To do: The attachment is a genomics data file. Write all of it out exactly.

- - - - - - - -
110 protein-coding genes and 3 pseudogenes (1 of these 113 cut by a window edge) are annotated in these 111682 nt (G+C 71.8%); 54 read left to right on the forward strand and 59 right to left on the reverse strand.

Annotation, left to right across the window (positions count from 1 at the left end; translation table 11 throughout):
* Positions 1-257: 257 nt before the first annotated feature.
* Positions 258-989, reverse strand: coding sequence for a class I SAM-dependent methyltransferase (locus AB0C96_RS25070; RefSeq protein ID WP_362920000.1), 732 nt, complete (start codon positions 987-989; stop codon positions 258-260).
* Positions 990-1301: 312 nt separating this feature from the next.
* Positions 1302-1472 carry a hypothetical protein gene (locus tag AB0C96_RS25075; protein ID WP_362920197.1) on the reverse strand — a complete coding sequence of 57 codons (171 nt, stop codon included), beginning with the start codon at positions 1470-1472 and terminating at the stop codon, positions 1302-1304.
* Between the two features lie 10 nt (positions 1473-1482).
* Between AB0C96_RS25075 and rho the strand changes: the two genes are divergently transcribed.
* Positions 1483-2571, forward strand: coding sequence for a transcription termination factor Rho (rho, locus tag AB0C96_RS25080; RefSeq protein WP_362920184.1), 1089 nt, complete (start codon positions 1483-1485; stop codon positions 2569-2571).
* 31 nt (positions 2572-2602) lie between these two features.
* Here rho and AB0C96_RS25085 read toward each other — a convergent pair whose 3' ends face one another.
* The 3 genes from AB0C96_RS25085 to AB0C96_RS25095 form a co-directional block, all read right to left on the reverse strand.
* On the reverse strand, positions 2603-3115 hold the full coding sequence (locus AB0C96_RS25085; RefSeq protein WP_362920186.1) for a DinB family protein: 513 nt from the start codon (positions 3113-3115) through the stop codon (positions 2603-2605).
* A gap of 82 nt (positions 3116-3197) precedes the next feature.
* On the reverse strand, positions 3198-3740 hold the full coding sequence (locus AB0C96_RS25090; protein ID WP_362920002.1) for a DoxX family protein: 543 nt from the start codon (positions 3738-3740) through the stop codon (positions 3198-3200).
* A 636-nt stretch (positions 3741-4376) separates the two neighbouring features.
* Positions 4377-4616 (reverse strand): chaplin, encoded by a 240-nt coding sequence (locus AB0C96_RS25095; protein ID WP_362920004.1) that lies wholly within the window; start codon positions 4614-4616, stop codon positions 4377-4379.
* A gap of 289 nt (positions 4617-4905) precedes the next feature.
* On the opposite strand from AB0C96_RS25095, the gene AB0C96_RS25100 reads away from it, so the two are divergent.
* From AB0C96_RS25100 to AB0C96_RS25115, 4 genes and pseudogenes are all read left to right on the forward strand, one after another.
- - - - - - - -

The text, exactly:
110 protein-coding genes and 3 pseudogenes (1 of these 113 cut by a window edge) are annotated in these 111682 nt (G+C 71.8%); 54 read left to right on the forward strand and 59 right to left on the reverse strand.

Annotation, left to right across the window (positions count from 1 at the left end; translation table 11 throughout):
* Positions 1-257: 257 nt before the first annotated feature.
* Positions 258-989, reverse strand: coding sequence for a class I SAM-dependent methyltransferase (locus AB0C96_RS25070; RefSeq protein ID WP_362920000.1), 732 nt, complete (start codon positions 987-989; stop codon positions 258-260).
* Positions 990-1301: 312 nt separating this feature from the next.
* Positions 1302-1472 carry a hypothetical protein gene (locus tag AB0C96_RS25075; protein ID WP_362920197.1) on the reverse strand — a complete coding sequence of 57 codons (171 nt, stop codon included), beginning with the start codon at positions 1470-1472 and terminating at the stop codon, positions 1302-1304.
* Between the two features lie 10 nt (positions 1473-1482).
* Between AB0C96_RS25075 and rho the strand changes: the two genes are divergently transcribed.
* Positions 1483-2571, forward strand: coding sequence for a transcription termination factor Rho (rho, locus tag AB0C96_RS25080; RefSeq protein WP_362920184.1), 1089 nt, complete (start codon positions 1483-1485; stop codon positions 2569-2571).
* 31 nt (positions 2572-2602) lie between these two features.
* Here rho and AB0C96_RS25085 read toward each other — a convergent pair whose 3' ends face one another.
* The 3 genes from AB0C96_RS25085 to AB0C96_RS25095 form a co-directional block, all read right to left on the reverse strand.
* On the reverse strand, positions 2603-3115 hold the full coding sequence (locus AB0C96_RS25085; RefSeq protein WP_362920186.1) for a DinB family protein: 513 nt from the start codon (positions 3113-3115) through the stop codon (positions 2603-2605).
* A gap of 82 nt (positions 3116-3197) precedes the next feature.
* On the reverse strand, positions 3198-3740 hold the full coding sequence (locus AB0C96_RS25090; protein ID WP_362920002.1) for a DoxX family protein: 543 nt from the start codon (positions 3738-3740) through the stop codon (positions 3198-3200).
* A 636-nt stretch (positions 3741-4376) separates the two neighbouring features.
* Positions 4377-4616 (reverse strand): chaplin, encoded by a 240-nt coding sequence (locus AB0C96_RS25095; protein ID WP_362920004.1) that lies wholly within the window; start codon positions 4614-4616, stop codon positions 4377-4379.
* A gap of 289 nt (positions 4617-4905) precedes the next feature.
* On the opposite strand from AB0C96_RS25095, the gene AB0C96_RS25100 reads away from it, so the two are divergent.
* From AB0C96_RS25100 to AB0C96_RS25115, 4 genes and pseudogenes are all read left to right on the forward strand, one after another.